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Which weapons of mass destruction are no longer a threat and which weapons pose the...

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telesco79 | Student, College Freshman | Honors

Posted January 11, 2012 at 7:22 AM via web

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Which weapons of mass destruction are no longer a threat and which weapons pose the greatest threat?

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pohnpei397 | College Teacher | (Level 3) Distinguished Educator

Posted January 11, 2012 at 8:06 AM (Answer #1)

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This is, of course, a matter of opinion.

My own opinion is that conventional nuclear weapons, owned and operated by countries, are much less of a threat than they once were.  This is because none of the countries that has such weapons very likely to attack any of the others.  This could change if Iran gets nuclear weapons or if North Korea gets more of them, but for the time being, the likelihood of nuclear war is relatively low.

The weapons that pose the greatest threat are those that are not well-secured.  In other words, any WMD that belongs to a country that does not have good security procedures is a major threat.  If a WMD (or even just things like spent nuclear fuel) fell into the hands of terrorists, they would be likely to use them (as with the sarin attack in Tokyo in the 1990s).

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truthseekah | Salutatorian

Posted January 26, 2012 at 6:33 AM (Answer #2)

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In my opinion, Depleted Uranium (DU) weapons use by the US, Britain and others are the most threatening weapons of mass distruction.  Over 1,000 tons (tonnes) of DU weapons have been used in Iraq since the first invasion, "Desert Storm".

The following was taken from the following site:

http://rense.com/general56/dep.htm

Depleted uranium (DU) weapons were first used during the first Gulf War against Iraq in 1991. The Pentagon estimated that between 315 and 350 tons of DU were fired during the first Gulf War. During the 2003 invasion and current occupation of Iraq, U.S. and British troops have reportedly used more than five times as many DU bombs and shells as the total number used during the 1991 war.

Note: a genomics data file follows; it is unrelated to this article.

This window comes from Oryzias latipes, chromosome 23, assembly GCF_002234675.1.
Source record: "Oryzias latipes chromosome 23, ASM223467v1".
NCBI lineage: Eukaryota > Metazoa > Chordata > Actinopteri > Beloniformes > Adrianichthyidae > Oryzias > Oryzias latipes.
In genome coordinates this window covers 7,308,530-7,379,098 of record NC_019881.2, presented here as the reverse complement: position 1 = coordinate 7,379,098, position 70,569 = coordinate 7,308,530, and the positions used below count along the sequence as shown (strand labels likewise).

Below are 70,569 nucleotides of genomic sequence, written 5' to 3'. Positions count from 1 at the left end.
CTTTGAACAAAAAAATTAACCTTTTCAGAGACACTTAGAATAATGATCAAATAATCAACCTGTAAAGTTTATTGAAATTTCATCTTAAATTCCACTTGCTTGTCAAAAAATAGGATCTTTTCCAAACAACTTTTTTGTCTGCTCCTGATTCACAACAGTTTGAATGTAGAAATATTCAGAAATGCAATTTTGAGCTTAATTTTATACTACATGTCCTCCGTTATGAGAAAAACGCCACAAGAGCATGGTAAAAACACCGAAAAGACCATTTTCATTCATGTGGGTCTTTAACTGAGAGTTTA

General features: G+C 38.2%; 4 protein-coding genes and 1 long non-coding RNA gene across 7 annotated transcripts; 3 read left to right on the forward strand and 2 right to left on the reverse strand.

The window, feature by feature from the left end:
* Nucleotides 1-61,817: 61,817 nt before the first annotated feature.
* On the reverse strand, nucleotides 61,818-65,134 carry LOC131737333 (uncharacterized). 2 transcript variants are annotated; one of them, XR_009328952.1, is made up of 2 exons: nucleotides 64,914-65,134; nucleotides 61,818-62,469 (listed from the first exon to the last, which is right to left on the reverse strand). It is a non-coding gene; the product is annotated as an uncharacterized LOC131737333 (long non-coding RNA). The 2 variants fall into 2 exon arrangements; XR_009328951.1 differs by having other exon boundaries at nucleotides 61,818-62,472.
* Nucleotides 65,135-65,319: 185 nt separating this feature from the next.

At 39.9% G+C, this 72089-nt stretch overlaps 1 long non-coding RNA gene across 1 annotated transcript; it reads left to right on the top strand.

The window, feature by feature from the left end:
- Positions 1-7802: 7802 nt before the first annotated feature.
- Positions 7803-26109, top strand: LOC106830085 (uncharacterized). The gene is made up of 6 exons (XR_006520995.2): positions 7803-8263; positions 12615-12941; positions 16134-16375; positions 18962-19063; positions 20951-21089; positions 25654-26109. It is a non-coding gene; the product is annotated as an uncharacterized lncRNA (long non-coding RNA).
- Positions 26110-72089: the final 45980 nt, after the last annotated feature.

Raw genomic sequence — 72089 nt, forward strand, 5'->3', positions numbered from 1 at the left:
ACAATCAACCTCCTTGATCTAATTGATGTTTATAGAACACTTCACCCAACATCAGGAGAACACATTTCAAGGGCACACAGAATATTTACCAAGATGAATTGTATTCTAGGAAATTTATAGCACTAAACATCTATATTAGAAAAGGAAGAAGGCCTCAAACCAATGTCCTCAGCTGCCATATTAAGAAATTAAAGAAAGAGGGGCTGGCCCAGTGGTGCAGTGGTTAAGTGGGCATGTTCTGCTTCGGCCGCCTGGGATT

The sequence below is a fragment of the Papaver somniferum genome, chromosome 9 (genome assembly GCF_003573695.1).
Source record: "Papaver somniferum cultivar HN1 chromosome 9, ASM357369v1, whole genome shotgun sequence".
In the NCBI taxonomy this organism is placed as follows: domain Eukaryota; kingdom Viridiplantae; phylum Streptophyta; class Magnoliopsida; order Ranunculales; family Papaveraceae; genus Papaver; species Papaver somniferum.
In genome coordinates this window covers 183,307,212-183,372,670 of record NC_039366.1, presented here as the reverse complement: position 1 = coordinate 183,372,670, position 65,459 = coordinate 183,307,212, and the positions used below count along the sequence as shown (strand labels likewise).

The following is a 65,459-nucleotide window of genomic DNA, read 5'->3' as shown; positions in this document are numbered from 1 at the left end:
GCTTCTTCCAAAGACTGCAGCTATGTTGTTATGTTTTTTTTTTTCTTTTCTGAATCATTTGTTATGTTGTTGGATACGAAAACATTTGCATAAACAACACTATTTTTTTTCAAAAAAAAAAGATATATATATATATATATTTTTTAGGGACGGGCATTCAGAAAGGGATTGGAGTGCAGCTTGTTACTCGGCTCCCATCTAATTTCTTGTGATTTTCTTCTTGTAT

While the use of DU weapons and their effect on human health and the environment are subjects of extreme importance the Pentagon is noticeably reluctant to discuss these weapons. Despite numerous calls to specific individuals identified as being the appointed spokesmen on the subject, not one would answer their phone during normal business hours for the purpose of this article.

Dr. Doug Rokke, on the other hand, former director of the U.S. Armyís Depleted Uranium Project, is very willing to talk about the effects of DU. Rokke was involved in the "clean up" of 34 Abrams tanks and Bradley armored vehicles hit by friendly fire during the 1991 Gulf War. Today he suffers from the ill effects of DU in his body.

"A flying rod of solid uranium 18-inches long and three-quarters of an inch in diameter," is what becomes of a DU tank round after it is fired, Rokke said. Because Uranium-238 is pyrophoric, meaning it burns on contact with air, DU rounds are burning as they fly.

When the DU penetrator hits an object it breaks up and causes secondary explosions, Rokke said. "It's way beyond a dirty bomb," Rokke said, referring to the terror weapon that uses conventional explosives to spread radioactive material.

Some of the uranium used with DU weapons vaporizes into extremely small particles, which are dispersed into the atmosphere where they remain until they fall to the ground with the rain. As a gas, the chemically toxic and radioactive uranium can easily enter the body through the skin or the lungs and be carried around the world until it falls to earth with the rain.

AFP asked Marion Falk, a retired chemical physicist who built nuclear bombs for more than 20 years at Lawrence Livermore lab, if he thought that DU weapons operate in a similar manner as a dirty bomb. "That's exactly what they are," Falk said. "They fit the description of a dirty bomb in every way."

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